Rachel Neumeier

Fantasy and Young Adult Fantasy Author

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When to stop fiddling and leave it alone

Via The Passive Voice blog, I noticed this, linked from The Legal Artist: Why J.K. Rowling Should Walk Away From Harry Potter Forever

We revere authors and creators of valuable intellectual property. We assume they know what’s best when it comes to their work. And sometimes that’s true! …But as fans, I think we’ve been burned by too many Special Editions/ Director’s Cuts/ sequels/ prequels/ sidequels/ reboots/ and preboots to feel anything but trepidation when a creator remains involved for too long with their own work. …Remember too that history is replete with authors who aren’t the best judges of their own work; George Lucas is a prime example of how far from grace one can fall simply by sticking around for too long. And I want Rowling to avoid that fate.

All evidence indicates that she’s not stepping away. …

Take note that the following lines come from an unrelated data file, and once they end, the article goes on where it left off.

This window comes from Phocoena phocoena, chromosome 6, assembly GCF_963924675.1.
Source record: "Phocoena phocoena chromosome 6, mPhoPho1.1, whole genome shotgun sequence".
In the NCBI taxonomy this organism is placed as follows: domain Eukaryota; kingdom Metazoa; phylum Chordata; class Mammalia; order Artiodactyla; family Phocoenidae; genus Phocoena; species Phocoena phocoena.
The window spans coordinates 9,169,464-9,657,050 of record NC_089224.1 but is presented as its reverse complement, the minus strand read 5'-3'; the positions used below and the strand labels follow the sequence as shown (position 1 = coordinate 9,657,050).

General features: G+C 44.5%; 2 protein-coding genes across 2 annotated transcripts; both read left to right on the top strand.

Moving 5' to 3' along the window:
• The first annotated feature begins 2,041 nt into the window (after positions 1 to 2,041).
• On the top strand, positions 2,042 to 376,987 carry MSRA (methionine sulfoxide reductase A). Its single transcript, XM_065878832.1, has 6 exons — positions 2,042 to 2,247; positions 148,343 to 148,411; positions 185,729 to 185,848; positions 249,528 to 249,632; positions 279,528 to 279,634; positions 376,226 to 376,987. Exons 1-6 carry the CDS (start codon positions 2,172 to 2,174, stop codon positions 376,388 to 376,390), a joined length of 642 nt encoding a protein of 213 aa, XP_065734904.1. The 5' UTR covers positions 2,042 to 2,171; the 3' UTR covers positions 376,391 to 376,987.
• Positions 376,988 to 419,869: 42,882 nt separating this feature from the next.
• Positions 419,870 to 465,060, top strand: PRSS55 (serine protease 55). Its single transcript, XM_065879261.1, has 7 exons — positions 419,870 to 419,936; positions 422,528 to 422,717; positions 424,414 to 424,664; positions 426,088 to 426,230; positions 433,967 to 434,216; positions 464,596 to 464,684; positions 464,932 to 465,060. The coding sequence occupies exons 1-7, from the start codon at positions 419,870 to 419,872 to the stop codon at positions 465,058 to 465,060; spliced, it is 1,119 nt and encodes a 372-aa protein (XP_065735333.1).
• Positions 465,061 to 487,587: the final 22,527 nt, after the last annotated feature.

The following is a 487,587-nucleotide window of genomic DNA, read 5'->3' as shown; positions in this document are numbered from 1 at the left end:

To my eyes, the seams are already showing. Three years ago, Rowling publicly stated that she wished she had killed Ron out of spite and that Hermione really should’ve ended up with Harry. The fact that she admitted this publicly is problematic enough – it shows a tone-deafness to the effect her words have on the fan-base (which is surprising considering her generosity to her fans). It also suggests that she might not have a full grasp of what makes the story work (i.e. that Harry’s arc isn’t about romance). 

This is interesting. I haven’t been following events regarding the Harry Potter universe because I don’t really care. I liked the books fine, I saw one or maybe two of the movies, but I did not hit this series at a particularly impressionable age and so that’s pretty much the sum of my reaction: it was fine, might re-read the series sometime, maybe not, I’d put Tui Sutherland’s Wings of Fire series well above Harry Potter, moving on.

But it makes me think of some of the information that dribbled out about Peter Jackson’s LotR movies, about the kinds of ideas he entertained while making the movies. Things like: Hey, and then Sauron can come out through the gates and fight Aragorn! Really terrible ideas that show he did not get some of the most central themes of the novels.